Chips in Cheese: How Parmesan Makers Use Microchips for Authenticity

18-09-2023 | By Robin Mitchell

For many, cheese is life, and while the golden gooey food is undoubtedly heavenly, not all wheels of cheese are equal in quality and price. Recognising the challenges faced with counterfeit parmesan cheese, a Chicago-based tech company has begun embedding microchips into cheese for the purpose of authentication. 

The rise of counterfeit goods has led to innovative solutions like the p-Chip, a micro-transponder developed by p-Chip Corp. This technology offers a unique approach to tracking, visibility, and authentication of physical products. The p-Chip, smaller than a grain of salt, acts as a digital anchor for products, providing unprecedented visibility and indexability at an affordable price. What challenges do counterfeit goods introduce, what is the tech company doing, and will microchips embedded into food packaging help with supply chain management and authentication?

What challenges do counterfeit food goods introduce?

We all know that counterfeit goods are rarely as good as the original, and while they may be cheap, they are counterfeit for a reason. Counterfeits are almost always made from low-grade materials; they often contain fake parts that themselves are counterfeits (see fake chips), and in many cases, can be made using poor labour practices, going as far as being made via modern slavery.

But while a counterfeit Gucci or iPhone is unlikely to harm you, counterfeit food has the potential to be utterly devastating. A great example of one food that is commonly counterfeited is extra-virgin olive oil. 

For those who are not foodies, extra virgin olive oil is made from olives that have not been processed, pressed, or heated, and the extraction process itself is just pure pressure (this makes them virgin olives). Because of this, extra virgin olive oil is highly sought after due to its delicate flavour, high quality, and ability to be used directly as a food (such as poured over bread). This, in turn, makes authentic extra virgin olive oil very valuable.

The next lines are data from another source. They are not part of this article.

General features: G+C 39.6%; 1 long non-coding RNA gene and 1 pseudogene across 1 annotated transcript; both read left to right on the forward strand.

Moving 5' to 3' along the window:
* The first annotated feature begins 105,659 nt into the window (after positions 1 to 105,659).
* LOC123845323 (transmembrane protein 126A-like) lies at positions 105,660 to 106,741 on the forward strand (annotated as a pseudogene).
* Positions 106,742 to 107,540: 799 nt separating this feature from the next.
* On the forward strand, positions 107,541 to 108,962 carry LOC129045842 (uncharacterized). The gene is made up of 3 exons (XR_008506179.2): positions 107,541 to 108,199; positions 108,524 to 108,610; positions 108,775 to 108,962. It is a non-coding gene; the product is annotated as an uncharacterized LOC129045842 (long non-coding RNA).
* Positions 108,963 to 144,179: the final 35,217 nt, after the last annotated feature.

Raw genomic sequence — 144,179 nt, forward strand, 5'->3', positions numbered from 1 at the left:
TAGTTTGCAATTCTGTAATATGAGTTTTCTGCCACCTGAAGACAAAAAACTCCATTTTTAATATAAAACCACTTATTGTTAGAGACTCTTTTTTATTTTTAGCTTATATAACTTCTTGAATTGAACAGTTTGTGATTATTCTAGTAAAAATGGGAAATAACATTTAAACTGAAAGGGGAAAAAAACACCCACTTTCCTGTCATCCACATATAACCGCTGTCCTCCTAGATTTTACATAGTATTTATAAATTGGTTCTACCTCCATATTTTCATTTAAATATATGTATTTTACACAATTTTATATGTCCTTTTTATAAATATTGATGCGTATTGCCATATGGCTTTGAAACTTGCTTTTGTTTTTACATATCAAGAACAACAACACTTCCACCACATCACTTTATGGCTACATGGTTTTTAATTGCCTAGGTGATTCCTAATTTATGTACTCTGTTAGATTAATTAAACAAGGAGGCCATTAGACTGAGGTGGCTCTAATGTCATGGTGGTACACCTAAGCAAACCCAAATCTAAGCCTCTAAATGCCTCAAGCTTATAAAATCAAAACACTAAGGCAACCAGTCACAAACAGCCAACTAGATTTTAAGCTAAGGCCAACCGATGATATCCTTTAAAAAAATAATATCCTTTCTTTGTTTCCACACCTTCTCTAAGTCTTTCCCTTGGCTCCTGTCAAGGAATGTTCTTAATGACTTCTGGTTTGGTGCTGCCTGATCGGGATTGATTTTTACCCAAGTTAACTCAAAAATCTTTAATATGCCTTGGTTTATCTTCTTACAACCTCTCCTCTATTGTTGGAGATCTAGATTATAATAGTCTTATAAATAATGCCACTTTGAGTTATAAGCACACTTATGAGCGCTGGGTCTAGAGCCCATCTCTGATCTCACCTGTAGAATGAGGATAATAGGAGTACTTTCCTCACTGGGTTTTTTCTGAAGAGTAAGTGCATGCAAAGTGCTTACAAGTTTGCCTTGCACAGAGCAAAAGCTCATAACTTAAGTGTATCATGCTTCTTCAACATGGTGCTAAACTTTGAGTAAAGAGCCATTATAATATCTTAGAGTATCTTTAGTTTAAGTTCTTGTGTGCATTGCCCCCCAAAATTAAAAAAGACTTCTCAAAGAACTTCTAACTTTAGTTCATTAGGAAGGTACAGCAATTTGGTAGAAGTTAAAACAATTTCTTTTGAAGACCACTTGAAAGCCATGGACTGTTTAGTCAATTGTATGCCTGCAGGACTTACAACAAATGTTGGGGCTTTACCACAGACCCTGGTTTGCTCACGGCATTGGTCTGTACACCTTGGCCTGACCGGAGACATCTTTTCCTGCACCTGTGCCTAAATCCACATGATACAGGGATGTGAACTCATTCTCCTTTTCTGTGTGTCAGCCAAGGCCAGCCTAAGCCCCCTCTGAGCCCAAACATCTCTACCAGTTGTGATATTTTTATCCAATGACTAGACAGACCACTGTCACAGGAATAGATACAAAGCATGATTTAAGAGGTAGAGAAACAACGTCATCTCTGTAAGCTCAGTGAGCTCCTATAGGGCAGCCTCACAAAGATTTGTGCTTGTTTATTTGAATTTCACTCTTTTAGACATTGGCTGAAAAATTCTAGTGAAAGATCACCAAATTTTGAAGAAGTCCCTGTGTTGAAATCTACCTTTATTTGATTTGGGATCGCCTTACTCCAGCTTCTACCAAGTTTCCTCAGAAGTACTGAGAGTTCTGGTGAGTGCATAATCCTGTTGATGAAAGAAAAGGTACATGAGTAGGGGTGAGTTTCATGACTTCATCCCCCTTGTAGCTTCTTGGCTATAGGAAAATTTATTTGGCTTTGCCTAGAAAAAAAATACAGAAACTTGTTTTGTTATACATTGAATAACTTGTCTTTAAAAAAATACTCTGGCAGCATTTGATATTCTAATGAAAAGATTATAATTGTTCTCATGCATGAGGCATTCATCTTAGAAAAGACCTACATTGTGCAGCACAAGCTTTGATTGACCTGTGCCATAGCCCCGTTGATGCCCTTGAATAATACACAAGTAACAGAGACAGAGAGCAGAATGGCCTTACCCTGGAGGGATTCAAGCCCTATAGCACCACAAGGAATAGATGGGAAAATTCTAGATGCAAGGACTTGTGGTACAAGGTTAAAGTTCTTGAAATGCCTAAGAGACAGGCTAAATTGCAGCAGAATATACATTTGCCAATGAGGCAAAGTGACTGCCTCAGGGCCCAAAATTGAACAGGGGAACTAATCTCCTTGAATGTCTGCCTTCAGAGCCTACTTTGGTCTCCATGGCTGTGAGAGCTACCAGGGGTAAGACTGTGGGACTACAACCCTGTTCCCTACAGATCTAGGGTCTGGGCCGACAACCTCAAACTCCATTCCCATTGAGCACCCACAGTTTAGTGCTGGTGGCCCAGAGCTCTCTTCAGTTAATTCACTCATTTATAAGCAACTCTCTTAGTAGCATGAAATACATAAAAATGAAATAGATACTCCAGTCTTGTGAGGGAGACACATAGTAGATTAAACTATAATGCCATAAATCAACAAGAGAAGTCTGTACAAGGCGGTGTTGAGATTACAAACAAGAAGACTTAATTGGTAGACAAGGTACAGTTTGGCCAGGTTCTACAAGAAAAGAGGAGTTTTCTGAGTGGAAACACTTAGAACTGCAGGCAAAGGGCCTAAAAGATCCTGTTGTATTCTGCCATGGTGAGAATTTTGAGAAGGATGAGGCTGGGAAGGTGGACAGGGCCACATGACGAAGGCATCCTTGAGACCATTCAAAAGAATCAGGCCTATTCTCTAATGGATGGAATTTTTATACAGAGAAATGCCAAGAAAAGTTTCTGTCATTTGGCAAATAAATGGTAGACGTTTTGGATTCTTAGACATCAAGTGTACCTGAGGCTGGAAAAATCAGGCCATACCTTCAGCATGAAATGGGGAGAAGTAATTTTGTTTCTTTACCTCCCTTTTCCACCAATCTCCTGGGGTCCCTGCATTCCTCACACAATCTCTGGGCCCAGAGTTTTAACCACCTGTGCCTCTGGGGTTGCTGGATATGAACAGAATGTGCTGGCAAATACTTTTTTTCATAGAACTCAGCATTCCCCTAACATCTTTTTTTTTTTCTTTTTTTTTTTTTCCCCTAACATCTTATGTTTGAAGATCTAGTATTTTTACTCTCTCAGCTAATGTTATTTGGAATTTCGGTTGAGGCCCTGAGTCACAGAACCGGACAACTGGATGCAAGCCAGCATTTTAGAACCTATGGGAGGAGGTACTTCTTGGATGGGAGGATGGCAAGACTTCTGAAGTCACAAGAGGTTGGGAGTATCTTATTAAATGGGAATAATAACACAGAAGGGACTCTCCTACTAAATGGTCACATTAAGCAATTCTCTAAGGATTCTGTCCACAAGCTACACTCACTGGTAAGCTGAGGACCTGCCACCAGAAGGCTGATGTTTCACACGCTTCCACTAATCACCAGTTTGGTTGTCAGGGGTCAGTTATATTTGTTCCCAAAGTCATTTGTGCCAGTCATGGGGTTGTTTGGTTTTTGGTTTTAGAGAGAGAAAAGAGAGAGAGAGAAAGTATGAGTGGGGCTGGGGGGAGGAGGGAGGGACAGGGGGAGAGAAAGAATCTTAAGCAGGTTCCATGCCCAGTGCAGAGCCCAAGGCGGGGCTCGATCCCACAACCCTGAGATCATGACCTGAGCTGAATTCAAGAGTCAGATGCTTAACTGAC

Thus, it comes as no surprise that criminals will try to mix low-grade olive oil with extra virgin olive oil in an attempt to make a serious profit. But doing so not only hurts the industry but also carries potential risks to those who may have allergies. As there is no control over the supply chain of counterfeit oil, it is possible for all kinds of contaminants to make their way into the final product. To put the problem into perspective, in 2019, the German and Italian authorities seized around 150,000 litres of fake extra virgin olive oil.

This counterfeiting also applies to foods with protected trademarks, such as Cornish pasties, champagne, and even parmesan cheese. In fact, one notable incident of a major counterfeiting operation was the 2013 horse meat scandal, where beef sold in many shops across the UK was found to contain horse meat. While the presence of horse meat didn’t present a health concern, the lack of supply chain protection and traceability launched serious reform. 

Chicago company implants microchips into parmesan cheese for authenticity

Many cultures and people around the world take food seriously, and the Italians are no exception to this. Considering that fresh, authentic ingredients are a staple in good Italian cuisine, the need to stamp out counterfeit foods is a daily pain for those trying to make the best dishes possible. One such food that can cause issues is Parmesan, and this is due to the fact that while this famous hard cheese can be technically made anywhere, only hard cheese from Parma (Italy) is considered Parmesan (outside of the EU, this type of cheese has the designation Parmesan Reggiano).